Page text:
In my previous blog post, I talked about the how to best prepare messaging for a media interview (or a business meeting) by building a bridge from the question to your message.
But how do you answer the really tough questions? To get started, let’s first review the messages surrounding the launch of our sample product or service:
- Last several years developing, testing and refining new technology
- Enables consumers to accomplish tasks faster and more efficiently
- Target audience is men and women 35-54 years old; educated; high disposable income
- Vastly improves existing technology
And the possible types of questions:
- Late to market
- Too expensive
- Not going to succeed
- Already outdated
- Not needed
My contention is that the toughest trap question is nothing more than a great chance to get your messages across (once you concisely answer the question). Let’s take a look at some of the most common trap questions:
- A or B Questions: “Was it poor planning or poor execution that made you guys late to market?” The A or B question is asked in a way that suggests an answer. However, the options offered may not be the correct response. You can pick an alternate direct response: Answer: “Neither. The new technology vastly improves the outdated technology…
- Hypothetical Questions: “If this new technology flops, will the company survive?” The iffy question asks you to predict the future. This type of question usually asks you to accept the hypothesis. Instead, you can reject the theory and create one of your own. Thus, the answer is: “That’s not going to happen. We’ve spent the last several years developing…”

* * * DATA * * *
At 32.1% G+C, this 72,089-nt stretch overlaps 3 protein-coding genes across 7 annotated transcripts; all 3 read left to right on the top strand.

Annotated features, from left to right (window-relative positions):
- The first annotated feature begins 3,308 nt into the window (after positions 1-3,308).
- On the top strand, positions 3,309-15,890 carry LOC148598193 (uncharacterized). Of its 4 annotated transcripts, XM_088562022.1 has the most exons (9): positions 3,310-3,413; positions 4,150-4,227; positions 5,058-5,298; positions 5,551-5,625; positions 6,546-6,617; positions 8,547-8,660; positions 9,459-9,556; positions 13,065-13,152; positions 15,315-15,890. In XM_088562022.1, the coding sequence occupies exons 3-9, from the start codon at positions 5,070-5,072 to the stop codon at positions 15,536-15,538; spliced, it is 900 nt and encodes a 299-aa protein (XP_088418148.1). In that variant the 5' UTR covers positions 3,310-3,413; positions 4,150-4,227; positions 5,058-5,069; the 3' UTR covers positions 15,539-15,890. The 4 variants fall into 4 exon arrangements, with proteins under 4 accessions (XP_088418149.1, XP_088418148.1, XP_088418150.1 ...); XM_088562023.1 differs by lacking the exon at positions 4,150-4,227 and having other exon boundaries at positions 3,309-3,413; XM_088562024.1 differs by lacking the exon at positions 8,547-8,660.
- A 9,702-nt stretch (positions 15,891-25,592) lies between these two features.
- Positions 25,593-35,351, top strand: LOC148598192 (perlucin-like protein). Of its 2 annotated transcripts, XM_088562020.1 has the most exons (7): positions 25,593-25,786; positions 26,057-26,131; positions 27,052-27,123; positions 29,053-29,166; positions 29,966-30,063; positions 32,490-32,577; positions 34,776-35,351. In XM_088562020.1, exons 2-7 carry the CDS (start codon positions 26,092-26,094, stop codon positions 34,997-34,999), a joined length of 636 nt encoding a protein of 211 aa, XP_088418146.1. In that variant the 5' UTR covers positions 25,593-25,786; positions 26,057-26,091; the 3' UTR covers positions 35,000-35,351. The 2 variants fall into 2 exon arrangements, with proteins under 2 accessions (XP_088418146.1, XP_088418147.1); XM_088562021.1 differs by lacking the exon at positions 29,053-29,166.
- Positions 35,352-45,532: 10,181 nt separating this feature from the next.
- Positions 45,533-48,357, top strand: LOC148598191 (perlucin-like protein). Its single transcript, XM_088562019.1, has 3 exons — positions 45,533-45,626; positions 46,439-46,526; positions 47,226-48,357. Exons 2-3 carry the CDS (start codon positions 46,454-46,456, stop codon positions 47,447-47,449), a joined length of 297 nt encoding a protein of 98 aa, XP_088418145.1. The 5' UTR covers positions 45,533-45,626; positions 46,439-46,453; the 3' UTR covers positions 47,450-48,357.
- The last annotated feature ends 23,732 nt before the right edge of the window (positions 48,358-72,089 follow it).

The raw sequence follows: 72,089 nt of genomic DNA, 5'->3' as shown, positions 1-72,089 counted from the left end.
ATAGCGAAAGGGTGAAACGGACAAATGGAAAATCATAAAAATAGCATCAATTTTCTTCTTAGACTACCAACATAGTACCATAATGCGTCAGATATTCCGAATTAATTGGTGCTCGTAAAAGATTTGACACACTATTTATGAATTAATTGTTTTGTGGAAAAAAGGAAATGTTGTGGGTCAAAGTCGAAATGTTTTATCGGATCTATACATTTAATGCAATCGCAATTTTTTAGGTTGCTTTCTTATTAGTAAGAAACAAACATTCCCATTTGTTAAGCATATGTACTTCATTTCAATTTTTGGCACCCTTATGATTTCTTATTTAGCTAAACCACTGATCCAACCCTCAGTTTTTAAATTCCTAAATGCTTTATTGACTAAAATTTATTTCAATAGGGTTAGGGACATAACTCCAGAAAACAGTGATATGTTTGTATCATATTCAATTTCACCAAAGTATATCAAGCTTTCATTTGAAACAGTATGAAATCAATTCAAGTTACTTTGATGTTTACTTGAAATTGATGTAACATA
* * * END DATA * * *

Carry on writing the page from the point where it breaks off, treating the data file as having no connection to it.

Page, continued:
- Third Party Questions: You never have to argue with or defend anyone else. Third parties include but are not limited to: competitors, industry analysts, other people in the company, customers or other industries. The best answer to questions about other people is: “Ask them,” or “I can’t speak for them.” Then you can bridge to the issue in the question by simply saying, “What I can tell you is…”
- Unfair/untrue Statements: These questions contain misleading or untrue assertions or the question may include inflammatory words or phrases. “Why are you charging so much for a technology that is outdated?” Here there are several incorrect statements. You never want to repeat back the negatives, but you can absolutely disagree with the premise. “That’s not true. This technology vastly improves existing technology and we are targeting men and women with a high disposable income…”
While there are certainly other types of “trap questions” that may or may not be designed to trip you up, proper preparation should prevent any of them from becoming an issue. Also, remember there are questions you don’t have to answer – competitive, security, etc.
The process – boiled down – comes down to listening and making sure you understand the question; answering it short and sweet and either bridging to your pre-prepared messages OR answering the question short and sweet and wait for the next question if you don’t have anything relevant to say.
My next and final post in this series will tie everything together by providing message preparation steps and tips.